September 18, 2013 The Securities and Exchange Commission (SEC) charged Shadron Stastney, a partner at a New York based hedge fund, Vicis Capital, LLC with breaching his fiduciary duties by engaging in undisclosed principal transactions in which he had a personal financial interest.
A principal transaction occurs when a registered investment adviser (RIA) acts as a principal for its own account and knowingly and intentionally buys securities from, or sells securities to a client. sells securities to, or buys securities from, a client. A principal transaction may also occur in situations where a controlling owner or an affiliate of the RIA engages in trades with the adviser’s clients. These transactions may lead to abuses, such as price manipulation, and the placement of unwanted securities in clients’ accounts—a practice known as “dumping.”
In passing Section 206(3) of the Investment Advisers Act, Congress recognized that principal transactions are potentially very harmful to investors and advisory clients. Principal transactions create the opportunity for RIAs to engage in self-dealing. Principal trading with clients is a clear conflict of interest that must be adequately disclosed to customers.
According to the SEC:
” Shadron L. Stastney, a partner at investment advisory firm Vicis Capital LLC, traded as a principal when he authorized the client hedge fund to pay approximately $7.5 million to purchase a basket of illiquid securities from a friend and outside business partner hired by the firm as a managing director. Stastney required his friend to divest these personal securities holdings as he came on board at the firm because they overlapped with securities in which the hedge fund also was invested. Allegedly, Stastney did not tell the client, hedge fund or any other partners and management at the firm that he had a financial stake in some of the same securities sold into the fund. Stastney personally benefited and received a portion of the proceeds from the sale, and therefore was trading as a principal in the transaction.” The SEC explained that from December 2007 through January 2008, Stastney arranged for his friend and partner to sell the conflicted securities to the client hedge fund – Vicis Capital Master Fund – for $7.475 Million.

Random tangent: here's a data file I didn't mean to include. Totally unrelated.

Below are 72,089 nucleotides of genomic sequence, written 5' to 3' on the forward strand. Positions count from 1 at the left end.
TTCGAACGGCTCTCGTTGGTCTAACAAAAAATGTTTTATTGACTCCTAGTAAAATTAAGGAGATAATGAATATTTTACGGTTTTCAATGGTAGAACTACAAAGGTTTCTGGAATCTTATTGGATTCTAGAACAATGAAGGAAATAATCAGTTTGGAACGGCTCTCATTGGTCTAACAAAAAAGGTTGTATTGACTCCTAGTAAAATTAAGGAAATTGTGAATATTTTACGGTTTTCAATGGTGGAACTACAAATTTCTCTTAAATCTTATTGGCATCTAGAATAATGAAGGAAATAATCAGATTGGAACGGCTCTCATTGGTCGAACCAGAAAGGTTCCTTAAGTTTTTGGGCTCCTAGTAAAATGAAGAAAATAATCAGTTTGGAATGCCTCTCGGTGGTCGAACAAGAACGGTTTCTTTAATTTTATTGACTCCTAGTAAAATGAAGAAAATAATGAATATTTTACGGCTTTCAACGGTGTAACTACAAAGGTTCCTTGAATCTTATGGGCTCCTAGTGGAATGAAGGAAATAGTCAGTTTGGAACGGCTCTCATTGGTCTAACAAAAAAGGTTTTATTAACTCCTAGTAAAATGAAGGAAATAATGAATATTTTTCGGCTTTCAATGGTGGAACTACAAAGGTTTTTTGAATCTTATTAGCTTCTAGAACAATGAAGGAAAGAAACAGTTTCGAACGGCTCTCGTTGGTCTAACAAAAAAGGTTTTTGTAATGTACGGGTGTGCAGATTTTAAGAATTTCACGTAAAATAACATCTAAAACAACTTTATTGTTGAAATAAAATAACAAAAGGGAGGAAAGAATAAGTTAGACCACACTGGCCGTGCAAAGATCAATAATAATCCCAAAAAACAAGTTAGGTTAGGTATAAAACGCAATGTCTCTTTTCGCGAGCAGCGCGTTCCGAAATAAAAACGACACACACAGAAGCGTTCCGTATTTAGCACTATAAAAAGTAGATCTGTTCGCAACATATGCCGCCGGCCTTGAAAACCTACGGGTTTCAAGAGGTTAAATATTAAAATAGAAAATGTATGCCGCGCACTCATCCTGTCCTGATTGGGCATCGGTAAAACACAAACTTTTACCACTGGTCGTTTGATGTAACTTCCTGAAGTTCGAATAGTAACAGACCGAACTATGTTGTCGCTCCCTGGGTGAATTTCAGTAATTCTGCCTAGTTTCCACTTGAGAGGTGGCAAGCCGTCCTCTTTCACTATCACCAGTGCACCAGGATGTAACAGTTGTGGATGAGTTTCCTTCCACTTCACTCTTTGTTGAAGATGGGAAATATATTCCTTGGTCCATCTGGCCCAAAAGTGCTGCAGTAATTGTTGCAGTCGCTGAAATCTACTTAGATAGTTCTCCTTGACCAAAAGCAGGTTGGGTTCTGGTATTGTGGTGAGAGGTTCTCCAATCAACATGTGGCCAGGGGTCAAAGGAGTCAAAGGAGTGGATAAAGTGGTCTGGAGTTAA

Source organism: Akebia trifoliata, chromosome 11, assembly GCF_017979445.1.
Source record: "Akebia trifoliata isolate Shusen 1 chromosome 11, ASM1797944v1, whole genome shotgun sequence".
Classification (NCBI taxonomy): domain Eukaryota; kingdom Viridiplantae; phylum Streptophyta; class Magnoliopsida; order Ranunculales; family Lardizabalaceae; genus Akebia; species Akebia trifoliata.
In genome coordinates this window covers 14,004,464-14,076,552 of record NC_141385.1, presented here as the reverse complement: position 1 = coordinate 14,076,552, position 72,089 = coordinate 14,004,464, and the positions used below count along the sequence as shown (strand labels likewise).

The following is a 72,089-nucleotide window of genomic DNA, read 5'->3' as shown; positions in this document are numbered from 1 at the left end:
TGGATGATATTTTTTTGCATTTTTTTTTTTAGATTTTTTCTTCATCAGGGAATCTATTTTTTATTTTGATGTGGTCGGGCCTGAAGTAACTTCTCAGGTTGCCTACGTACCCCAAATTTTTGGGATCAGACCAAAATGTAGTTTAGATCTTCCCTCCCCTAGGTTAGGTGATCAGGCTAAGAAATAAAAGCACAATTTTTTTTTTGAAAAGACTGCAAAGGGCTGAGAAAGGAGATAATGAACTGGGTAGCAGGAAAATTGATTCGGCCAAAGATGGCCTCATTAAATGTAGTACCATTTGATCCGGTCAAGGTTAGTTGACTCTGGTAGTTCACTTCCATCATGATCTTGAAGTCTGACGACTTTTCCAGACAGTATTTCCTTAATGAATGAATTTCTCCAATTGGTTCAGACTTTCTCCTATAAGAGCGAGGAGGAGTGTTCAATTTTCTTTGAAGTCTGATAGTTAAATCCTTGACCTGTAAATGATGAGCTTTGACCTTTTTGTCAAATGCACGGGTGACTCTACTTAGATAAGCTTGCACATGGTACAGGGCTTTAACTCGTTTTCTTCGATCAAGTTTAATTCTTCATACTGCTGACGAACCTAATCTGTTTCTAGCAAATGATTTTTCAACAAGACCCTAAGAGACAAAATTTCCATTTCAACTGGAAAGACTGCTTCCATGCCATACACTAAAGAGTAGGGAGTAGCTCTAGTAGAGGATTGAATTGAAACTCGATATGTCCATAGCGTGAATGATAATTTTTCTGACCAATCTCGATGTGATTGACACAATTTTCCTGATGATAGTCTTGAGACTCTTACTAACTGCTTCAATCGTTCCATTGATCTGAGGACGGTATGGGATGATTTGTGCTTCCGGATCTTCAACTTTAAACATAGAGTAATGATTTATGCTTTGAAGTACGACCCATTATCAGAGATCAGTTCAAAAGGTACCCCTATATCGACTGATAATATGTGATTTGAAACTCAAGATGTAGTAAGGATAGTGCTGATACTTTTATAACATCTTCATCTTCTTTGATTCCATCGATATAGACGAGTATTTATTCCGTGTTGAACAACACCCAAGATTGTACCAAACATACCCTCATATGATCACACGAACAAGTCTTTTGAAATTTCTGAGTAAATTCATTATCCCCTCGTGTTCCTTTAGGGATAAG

As a result of Stastney’s conduct, he agreed to pay more than $2.9 million to settle the SEC’s charges. According to Julie M. Riewe, Co- Cheif of the SEC’s Enforcement Division’s Asset Management Unit, “Fund advisers cannot sit on both sides of a transaction as buyer and seller without the consent of the clients who rely on them for unbiased investment advice. Stastney failed to live up to his fiduciary duty when he unilaterally set the terms of the transaction and authorized it without disclosing that he would personally profit from it.”
The SEC’s order requires Stastney, who lives in Marlboro, N.J., to pay disgorgement of $2,033,710.46, prejudgment interest of $501,385.06, and a penalty of $375,000. Stastney also is barred from association with any investment company, investment adviser, broker, dealer, municipal securities dealer, or transfer agent for at least 18 months. Stastney will be permitted to finish winding down the fund under the oversight of an independent monitor payable at his own expense. Stastney has consented to the issuance of the order without admitting or denying any of the findings and has agreed to cease and desist from committing or causing any violations and any future violations of Sections 206(2) and 206(3) of the Investment Advisers Act of 1940.